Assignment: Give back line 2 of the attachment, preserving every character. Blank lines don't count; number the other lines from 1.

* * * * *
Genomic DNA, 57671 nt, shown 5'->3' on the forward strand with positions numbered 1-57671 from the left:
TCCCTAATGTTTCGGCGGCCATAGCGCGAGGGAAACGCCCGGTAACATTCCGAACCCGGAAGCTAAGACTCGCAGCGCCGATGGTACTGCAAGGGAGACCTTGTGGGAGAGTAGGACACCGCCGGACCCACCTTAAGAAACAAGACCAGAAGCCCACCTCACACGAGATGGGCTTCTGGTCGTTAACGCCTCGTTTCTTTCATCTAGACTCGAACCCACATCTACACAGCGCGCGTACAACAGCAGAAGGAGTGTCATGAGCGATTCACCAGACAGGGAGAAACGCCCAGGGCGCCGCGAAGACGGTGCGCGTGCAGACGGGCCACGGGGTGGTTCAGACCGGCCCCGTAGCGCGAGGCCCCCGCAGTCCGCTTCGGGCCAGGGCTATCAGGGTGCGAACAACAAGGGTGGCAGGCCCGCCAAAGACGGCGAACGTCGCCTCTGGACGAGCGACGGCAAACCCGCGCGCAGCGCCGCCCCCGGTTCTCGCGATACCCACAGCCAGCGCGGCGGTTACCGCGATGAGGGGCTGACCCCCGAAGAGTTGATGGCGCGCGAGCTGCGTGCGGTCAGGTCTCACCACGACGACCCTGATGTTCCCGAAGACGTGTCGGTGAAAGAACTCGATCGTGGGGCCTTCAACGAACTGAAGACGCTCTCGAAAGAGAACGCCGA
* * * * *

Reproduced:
TCCCTAATGTTTCGGCGGCCATAGCGCGAGGGAAACGCCCGGTAACATTCCGAACCCGGAAGCTAAGACTCGCAGCGCCGATGGTACTGCAAGGGAGACCTTGTGGGAGAGTAGGACACCGCCGGACCCACCTTAAGAAACAAGACCAGAAGCCCACCTCACACGAGATGGGCTTCTGGTCGTTAACGCCTCGTTTCTTTCATCTAGACTCGAACCCACATCTACACAGCGCGCGTACAACAGCAGAAGGAGTGTCATGAGCGATTCACCAGACAGGGAGAAACGCCCAGGGCGCCGCGAAGACGGTGCGCGTGCAGACGGGCCACGGGGTGGTTCAGACCGGCCCCGTAGCGCGAGGCCCCCGCAGTCCGCTTCGGGCCAGGGCTATCAGGGTGCGAACAACAAGGGTGGCAGGCCCGCCAAAGACGGCGAACGTCGCCTCTGGACGAGCGACGGCAAACCCGCGCGCAGCGCCGCCCCCGGTTCTCGCGATACCCACAGCCAGCGCGGCGGTTACCGCGATGAGGGGCTGACCCCCGAAGAGTTGATGGCGCGCGAGCTGCGTGCGGTCAGGTCTCACCACGACGACCCTGATGTTCCCGAAGACGTGTCGGTGAAAGAACTCGATCGTGGGGCCTTCAACGAACTGAAGACGCTCTCGAAAGAGAACGCCGA